For most Massachusetts homebuyers researching lenders and home loan programs, the mortgage interest rate is one of the most important factors in deciding which lender and/or loan program to use to finance the purchase of a home.
Obviously, no one wants a mortgage interest rate that is higher than they could have secured with another lender. The mortgage interest rate is the proportion of a loan that is charged as interest to the borrower.
The good news is that lenders really don't have any incentive anymore to quote anything but their best interest rates. Many first-time homebuyers find articles on the Internet warning about something called the "yield spread premium," which was the practice of quoting a higher interest rate in order for mortgage professionals to receive a higher commission. The Federal Reserve Board issued regulations on August 16, 2010 that banned such practices.
So homebuyers have nothing to worry about when it comes to mortgage interest rates, right? Not exactly.
Mortgage interest rates can change daily, and rates sometimes change intraday. If your mortgage interest rate isn't locked, there isn't any guarantee what the interest rate on your loan will be at the time of closing. You have to be sure your lender has locked the rate. You should not ever assume your rate has been locked without confirming with your loan officer.
An interest rate lock, sometimes referred to as the "lock-in" rate, is a guarantee the lender will deliver a specific interest rate, if your mortgage loan closes within a specified time period. Typically, rate locks last for 30, 45 or 60 days, but they might be shorter or longer. A rate lock protects you, the borrower, from interest rate increases during the lock period; however, you will not benefit in most cases from a decline in interest rates during the lock period.
Homebuyers should understand that a longer rate lock likely will cost more money, either in the form of a slightly higher interest rate or some other cost. You should ask your loan officer up front what the cost to will be for a longer rate lock period. There is some risk involved in waiting to lock in. Waiting 15 days to save an eighth of a point with a 30-day rate lock (instead of a 45-date rate lock) could backfire, if mortgage interest rates increase during the 15-day period.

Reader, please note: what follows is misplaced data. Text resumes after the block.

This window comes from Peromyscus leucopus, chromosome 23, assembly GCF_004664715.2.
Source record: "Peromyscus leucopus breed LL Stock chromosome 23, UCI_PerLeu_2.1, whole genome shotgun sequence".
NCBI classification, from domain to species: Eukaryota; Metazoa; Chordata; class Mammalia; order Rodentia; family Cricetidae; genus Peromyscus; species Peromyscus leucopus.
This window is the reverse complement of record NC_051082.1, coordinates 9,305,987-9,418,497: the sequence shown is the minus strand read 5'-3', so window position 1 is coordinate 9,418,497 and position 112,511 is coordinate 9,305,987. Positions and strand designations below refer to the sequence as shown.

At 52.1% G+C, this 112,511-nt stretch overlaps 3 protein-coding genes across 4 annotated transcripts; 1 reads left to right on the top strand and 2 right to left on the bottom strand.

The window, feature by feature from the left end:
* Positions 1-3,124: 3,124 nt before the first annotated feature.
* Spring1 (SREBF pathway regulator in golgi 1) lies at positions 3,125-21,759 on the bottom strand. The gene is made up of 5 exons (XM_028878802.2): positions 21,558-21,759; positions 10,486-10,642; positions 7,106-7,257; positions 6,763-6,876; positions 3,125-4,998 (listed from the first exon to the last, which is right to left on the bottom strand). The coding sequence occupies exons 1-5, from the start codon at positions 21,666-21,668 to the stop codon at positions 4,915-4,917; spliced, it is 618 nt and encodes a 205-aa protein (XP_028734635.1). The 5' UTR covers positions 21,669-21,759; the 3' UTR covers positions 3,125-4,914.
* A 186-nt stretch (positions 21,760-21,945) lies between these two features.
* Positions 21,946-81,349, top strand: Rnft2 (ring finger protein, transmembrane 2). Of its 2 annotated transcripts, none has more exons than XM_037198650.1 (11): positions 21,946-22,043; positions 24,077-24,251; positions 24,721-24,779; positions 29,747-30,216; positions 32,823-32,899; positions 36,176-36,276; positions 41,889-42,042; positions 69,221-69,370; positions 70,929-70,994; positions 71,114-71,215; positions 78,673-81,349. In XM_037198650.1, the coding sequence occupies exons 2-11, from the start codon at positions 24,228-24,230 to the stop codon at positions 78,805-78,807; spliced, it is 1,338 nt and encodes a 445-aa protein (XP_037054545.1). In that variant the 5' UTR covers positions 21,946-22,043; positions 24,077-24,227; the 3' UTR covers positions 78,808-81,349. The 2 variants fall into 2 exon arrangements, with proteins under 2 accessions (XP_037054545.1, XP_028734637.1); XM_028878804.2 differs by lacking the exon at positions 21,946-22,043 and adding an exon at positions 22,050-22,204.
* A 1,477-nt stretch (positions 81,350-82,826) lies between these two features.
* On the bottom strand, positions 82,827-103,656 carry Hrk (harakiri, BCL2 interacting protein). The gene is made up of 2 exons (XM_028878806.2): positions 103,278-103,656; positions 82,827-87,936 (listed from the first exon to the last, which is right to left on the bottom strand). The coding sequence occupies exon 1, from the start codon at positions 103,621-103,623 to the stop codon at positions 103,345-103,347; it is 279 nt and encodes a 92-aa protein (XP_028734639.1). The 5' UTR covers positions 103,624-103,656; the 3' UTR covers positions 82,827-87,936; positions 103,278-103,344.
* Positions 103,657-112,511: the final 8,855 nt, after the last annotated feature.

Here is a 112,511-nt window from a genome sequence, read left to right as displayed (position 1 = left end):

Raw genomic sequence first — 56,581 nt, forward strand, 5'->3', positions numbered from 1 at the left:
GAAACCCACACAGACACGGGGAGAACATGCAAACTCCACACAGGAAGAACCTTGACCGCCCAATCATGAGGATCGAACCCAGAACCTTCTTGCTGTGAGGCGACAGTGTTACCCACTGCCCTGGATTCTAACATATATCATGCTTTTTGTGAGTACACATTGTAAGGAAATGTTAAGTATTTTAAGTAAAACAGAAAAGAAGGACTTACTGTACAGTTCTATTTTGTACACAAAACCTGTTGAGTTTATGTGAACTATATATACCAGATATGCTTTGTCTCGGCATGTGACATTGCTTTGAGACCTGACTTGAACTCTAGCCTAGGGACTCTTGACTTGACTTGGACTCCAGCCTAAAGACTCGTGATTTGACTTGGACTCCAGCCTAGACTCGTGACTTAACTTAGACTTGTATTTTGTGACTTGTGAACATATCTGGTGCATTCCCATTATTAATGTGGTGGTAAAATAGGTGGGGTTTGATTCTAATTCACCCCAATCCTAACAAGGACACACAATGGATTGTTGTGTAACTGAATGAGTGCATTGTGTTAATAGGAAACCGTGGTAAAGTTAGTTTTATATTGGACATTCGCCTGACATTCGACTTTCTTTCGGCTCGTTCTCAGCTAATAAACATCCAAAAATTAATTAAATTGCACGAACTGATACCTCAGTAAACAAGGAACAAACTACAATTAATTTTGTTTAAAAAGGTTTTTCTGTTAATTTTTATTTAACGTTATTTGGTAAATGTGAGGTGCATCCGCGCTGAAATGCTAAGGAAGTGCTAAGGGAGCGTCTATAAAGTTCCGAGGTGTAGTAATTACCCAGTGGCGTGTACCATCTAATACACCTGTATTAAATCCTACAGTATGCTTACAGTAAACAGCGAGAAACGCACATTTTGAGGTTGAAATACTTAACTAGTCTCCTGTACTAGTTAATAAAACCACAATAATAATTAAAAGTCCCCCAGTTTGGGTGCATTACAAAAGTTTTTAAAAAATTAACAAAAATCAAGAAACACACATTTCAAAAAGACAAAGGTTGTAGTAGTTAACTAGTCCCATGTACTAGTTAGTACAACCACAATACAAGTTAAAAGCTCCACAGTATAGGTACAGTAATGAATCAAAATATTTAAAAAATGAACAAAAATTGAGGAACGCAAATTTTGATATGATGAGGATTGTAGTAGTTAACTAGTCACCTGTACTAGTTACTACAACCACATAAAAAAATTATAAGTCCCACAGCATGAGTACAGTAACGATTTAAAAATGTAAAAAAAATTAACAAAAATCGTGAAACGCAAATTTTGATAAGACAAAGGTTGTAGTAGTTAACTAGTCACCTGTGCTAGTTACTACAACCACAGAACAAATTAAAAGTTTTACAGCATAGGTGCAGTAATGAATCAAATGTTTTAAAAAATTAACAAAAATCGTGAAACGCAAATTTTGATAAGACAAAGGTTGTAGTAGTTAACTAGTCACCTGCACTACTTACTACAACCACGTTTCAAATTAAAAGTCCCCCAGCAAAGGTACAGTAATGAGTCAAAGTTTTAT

It is important that borrowers make sure the rate lock agreement is long enough to still be valid, if the closing is delayed a few days. There are many reasons why a closing might be delayed that are not necessarily the fault of either party or their representatives, such as a minor title issue. It's a risk to have your rate lock expiration date to be the same day as the closing deadline.
Although your lender may agree to extend the rate lock expiration date, it will cost you. The cost of a 10-day extension is usually one-eighth of a point. A point is a fee equal to 1 percent of the loan amount, so an eighth of a point on a $300,000 loan, for example, would be $375.
A lender might include a rate lock when it issues the Loan Estimate document. Borrowers should check at the top of page one of the Loan Estimate to see whether the interest rate is locked and for how long. If the rate isn't locked, it's not guaranteed. The Loan Estimate gives borrowers a tool to compare mortgages, but without rate lock information its usefulness is limited.
There are rare occasions when a mortgage rate lock changes. The most common reason is that you decided to change your type of home loan.